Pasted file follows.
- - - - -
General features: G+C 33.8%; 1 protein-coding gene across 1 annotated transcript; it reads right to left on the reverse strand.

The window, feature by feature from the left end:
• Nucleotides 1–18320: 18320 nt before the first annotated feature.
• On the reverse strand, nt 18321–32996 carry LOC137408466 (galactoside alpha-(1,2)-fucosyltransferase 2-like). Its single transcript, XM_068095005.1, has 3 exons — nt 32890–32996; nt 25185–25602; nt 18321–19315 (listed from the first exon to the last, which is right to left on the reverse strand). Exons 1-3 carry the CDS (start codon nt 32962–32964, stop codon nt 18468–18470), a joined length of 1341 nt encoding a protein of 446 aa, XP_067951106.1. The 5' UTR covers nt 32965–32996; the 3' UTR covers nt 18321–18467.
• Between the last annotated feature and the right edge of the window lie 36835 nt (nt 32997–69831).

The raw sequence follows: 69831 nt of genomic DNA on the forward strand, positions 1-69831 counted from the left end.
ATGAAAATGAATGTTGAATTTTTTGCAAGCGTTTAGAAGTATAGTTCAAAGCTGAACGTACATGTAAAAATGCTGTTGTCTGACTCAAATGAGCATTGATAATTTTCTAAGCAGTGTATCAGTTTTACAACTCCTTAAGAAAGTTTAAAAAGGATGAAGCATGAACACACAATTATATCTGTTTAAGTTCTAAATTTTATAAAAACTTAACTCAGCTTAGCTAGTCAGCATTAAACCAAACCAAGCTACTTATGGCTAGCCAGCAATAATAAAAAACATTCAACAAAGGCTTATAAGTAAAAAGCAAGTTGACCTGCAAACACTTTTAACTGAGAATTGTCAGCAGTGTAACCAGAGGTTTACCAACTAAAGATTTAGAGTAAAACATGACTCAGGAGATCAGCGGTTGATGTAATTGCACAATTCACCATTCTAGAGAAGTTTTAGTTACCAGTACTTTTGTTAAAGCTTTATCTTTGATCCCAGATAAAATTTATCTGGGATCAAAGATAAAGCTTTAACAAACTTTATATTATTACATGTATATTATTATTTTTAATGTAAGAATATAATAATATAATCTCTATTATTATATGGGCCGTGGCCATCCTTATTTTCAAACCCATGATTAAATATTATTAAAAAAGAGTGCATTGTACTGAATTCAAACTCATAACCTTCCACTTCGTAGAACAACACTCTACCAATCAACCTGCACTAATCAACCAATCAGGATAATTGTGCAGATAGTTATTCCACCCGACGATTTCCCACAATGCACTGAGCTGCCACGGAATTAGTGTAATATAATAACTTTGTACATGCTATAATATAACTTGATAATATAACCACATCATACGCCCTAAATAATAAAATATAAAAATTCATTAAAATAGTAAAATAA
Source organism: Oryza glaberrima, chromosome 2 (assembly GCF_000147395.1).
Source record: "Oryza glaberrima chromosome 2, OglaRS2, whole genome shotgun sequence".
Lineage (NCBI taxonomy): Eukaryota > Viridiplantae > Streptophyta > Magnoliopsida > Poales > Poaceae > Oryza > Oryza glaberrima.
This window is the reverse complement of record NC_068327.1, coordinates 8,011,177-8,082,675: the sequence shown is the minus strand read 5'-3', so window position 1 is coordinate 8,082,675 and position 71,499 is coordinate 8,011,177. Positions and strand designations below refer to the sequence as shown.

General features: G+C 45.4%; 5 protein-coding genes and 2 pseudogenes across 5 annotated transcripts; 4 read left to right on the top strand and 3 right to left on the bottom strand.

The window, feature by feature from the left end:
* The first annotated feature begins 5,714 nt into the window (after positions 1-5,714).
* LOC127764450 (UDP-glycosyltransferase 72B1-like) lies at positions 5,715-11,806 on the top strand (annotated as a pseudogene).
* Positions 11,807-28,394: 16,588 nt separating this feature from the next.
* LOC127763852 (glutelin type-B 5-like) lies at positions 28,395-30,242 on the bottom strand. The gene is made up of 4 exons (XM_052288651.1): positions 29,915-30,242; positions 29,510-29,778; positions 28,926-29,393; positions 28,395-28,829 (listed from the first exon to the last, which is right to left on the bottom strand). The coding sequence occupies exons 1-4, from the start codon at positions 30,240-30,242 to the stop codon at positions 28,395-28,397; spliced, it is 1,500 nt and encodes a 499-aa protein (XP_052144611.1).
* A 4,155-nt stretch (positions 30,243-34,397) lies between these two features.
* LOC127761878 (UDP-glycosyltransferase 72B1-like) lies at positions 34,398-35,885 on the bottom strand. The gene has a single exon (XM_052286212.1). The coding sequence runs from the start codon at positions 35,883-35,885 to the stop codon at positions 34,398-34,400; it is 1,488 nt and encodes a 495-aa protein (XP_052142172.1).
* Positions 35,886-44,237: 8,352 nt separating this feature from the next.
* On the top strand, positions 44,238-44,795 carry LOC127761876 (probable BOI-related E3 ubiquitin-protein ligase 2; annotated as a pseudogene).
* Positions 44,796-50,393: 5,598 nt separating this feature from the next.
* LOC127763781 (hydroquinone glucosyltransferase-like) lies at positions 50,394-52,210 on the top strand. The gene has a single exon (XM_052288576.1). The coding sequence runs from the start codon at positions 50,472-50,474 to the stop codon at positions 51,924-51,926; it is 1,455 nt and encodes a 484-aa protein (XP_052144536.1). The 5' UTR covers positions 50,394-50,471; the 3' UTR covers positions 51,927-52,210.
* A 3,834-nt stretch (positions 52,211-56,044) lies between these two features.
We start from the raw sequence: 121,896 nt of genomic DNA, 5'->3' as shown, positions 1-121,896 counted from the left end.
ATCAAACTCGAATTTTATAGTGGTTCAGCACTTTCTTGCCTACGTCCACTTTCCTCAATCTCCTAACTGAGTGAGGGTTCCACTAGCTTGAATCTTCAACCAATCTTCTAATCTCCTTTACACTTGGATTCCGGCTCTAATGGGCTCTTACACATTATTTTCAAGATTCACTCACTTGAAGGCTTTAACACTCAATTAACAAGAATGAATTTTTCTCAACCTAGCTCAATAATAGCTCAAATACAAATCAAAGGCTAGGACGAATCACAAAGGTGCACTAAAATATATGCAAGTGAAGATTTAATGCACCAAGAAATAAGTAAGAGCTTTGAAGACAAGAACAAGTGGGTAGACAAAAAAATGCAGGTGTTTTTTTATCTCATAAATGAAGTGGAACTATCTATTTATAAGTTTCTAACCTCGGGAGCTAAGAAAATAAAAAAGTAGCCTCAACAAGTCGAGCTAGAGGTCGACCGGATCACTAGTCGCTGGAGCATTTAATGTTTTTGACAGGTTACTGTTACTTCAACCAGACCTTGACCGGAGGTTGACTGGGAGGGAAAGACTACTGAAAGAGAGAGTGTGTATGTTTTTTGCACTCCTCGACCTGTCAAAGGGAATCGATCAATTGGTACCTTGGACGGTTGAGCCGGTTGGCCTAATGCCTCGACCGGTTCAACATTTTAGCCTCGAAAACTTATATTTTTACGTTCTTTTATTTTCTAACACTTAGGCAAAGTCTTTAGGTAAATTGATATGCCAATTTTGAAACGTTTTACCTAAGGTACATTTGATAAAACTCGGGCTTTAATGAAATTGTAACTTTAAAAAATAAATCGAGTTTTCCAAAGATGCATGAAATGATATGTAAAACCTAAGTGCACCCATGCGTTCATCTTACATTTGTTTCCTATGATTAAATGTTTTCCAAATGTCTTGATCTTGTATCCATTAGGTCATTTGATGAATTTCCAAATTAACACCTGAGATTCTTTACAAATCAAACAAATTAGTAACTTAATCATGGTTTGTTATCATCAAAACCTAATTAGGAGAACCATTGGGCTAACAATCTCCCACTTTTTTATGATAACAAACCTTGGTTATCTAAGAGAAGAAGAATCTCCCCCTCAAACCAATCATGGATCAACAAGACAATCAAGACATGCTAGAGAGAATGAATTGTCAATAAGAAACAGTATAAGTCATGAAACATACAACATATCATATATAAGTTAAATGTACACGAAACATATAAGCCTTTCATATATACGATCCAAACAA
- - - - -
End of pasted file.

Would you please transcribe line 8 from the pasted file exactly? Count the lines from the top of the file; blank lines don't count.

Source organism: Oryza glaberrima, chromosome 2 (assembly GCF_000147395.1).